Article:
The screening process for all accession chapters was completed in March 2015. The Serbian government had been hoping and pressing for the early opening of the first chapter since autumn 2014. However, this hope was initially not fulfilled: as a result of the new elections in Serbia and Kosovo and the government formation crisis in Prishtina in 2014, the continuation of the political dialogue until the beginning of 2015 was effectively blocked. The conditions for the opening of the Kosovo chapter, Chapter 35, were thus missing. Great Britain and above all Germany had, however, enforced in the Framework Agreement that Chapter 35 would be opened at the beginning of the accession process. Belgrade and other EU member states could not prevail with their demand to open the first chapter without chapter 35.

With the continuation of the 2015 dialogue – a justice agreement in February and a partial agreement on the Serbian municipal association in August, the way was paved for the continuation of the accession process: As part of the second accession conference between the EU and Serbia on December 14, 2015, the first two chapters, Kosovo Chapter 35 and Chapter 32 on Financial Control opened.

Serbia and EU

In spring 2016, the EU’s accession negotiations with Serbia stalled again: the new conservative Croatian government announced that it would block the opening of two further chapters, the so-called justice chapters 23 and 24. Zagreb called for changes to some laws related to the legal processing of Serbian war crimes from the Balkan Wars of the 1990’s. At the end of May, the Croatian government announced an agreement with Belgrade on the matter and thus the end of its blockade. The two new chapters were opened in mid-July 2016. In December of the same year, Serbia opened two more chapters, Chapter 5 on public procurement and Chapter 25 on science and research. The latter was immediately closed again – for the time being.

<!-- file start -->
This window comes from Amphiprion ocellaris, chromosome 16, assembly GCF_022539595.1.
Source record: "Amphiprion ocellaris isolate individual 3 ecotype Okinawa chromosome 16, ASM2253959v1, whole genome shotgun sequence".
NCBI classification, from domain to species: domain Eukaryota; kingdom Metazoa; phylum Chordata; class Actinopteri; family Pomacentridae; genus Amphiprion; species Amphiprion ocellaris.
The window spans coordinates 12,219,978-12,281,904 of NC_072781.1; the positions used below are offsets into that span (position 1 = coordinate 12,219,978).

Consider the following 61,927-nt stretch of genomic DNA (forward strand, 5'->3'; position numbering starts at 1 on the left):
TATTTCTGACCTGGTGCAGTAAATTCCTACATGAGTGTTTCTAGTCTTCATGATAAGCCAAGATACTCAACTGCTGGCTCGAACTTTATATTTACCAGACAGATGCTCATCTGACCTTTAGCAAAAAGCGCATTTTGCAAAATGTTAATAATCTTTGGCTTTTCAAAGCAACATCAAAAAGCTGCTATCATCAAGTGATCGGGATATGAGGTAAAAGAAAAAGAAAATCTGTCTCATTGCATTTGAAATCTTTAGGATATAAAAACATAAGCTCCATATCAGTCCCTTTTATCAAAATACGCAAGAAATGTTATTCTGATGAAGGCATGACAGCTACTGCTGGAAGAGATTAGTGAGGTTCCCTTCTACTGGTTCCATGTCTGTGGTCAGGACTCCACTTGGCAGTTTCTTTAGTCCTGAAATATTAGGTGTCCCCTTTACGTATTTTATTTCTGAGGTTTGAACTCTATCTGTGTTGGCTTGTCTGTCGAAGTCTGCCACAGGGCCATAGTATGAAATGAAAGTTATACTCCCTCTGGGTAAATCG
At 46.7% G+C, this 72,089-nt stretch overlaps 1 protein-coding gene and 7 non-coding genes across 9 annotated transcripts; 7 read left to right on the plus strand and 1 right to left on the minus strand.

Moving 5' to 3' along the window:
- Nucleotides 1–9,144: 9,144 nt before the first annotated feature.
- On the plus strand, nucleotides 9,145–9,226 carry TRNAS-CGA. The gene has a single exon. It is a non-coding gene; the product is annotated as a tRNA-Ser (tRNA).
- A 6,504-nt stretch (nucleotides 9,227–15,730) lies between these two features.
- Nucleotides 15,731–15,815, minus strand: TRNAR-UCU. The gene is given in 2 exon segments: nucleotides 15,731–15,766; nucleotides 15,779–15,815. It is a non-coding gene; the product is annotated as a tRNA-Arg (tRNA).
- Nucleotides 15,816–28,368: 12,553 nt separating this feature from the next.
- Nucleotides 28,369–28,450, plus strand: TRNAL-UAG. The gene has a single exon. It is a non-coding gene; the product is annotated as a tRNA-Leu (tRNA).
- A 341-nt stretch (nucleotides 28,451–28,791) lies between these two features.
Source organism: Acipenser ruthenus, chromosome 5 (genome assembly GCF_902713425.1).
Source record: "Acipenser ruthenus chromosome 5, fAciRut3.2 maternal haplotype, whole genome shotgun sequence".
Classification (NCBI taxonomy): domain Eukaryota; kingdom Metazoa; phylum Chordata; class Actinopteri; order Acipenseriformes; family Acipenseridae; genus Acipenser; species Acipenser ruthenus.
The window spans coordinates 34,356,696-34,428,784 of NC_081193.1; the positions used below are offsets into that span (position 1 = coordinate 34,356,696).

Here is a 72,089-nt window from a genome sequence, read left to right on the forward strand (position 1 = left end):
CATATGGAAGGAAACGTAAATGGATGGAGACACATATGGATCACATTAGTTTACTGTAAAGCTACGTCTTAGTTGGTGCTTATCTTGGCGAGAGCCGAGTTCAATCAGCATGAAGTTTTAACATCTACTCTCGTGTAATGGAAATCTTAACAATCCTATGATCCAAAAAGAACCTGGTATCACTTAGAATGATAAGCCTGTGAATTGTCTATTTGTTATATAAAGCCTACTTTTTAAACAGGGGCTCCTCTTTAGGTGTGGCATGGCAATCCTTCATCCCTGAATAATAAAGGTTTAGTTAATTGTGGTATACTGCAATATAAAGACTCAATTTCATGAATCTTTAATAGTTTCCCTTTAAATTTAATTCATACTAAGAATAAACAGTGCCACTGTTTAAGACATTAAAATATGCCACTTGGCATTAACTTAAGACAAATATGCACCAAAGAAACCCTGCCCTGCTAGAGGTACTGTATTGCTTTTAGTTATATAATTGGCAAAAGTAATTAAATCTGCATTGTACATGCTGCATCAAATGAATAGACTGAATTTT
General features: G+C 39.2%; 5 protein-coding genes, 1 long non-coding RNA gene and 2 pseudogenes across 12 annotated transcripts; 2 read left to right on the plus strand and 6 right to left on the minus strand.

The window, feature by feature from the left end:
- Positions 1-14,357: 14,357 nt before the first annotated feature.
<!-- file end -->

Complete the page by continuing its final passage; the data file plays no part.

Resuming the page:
In mid-January 2017, the EU member states gave the green light for the opening of a further negotiating chapter, Chapter 26, on culture and education. On February 27, 2017, the EU opened two new chapters with Serbia, in addition to Chapter 26 on education and culture, and Chapter 20 on corporate and industrial policy. Chapter 26 was immediately (temporarily) closed. In June and December 2017, two further accession chapters each opened – Chapter 7, Intellectual Property, and Chapter 29, Customs Union, and Chapter 6, Company Law, and Chapter 30, External Relations. Another four chapters followed in 2018: 13 (fisheries), 33 (finances and budget), 17 (economic and monetary policy) and 18 (statistics). No further chapters were opened in 2019, which, among other things, led to the French blockade of the enlargement process, which tied to the opening of accession negotiations with North Macedonia and Albania and led to the adoption of a new methodology for the accession process in early 2020,

Serbia failed again in June 2020 to reach a decision to open new negotiation chapters by the EU member states. Several member states blocked the opening, mainly because of a lack of progress in the rule of law, i.e. chapters 23 and 24. Instead, President Vučić announced at a Serbia-Kosovo conference organized by French President Macron in Paris in July that Serbia would join the new EU Accept methodology (which was optional for candidate countries already negotiating).

Since 2015, Serbia has opened a total of 18 accession chapters with the EU; two of them have been temporarily closed.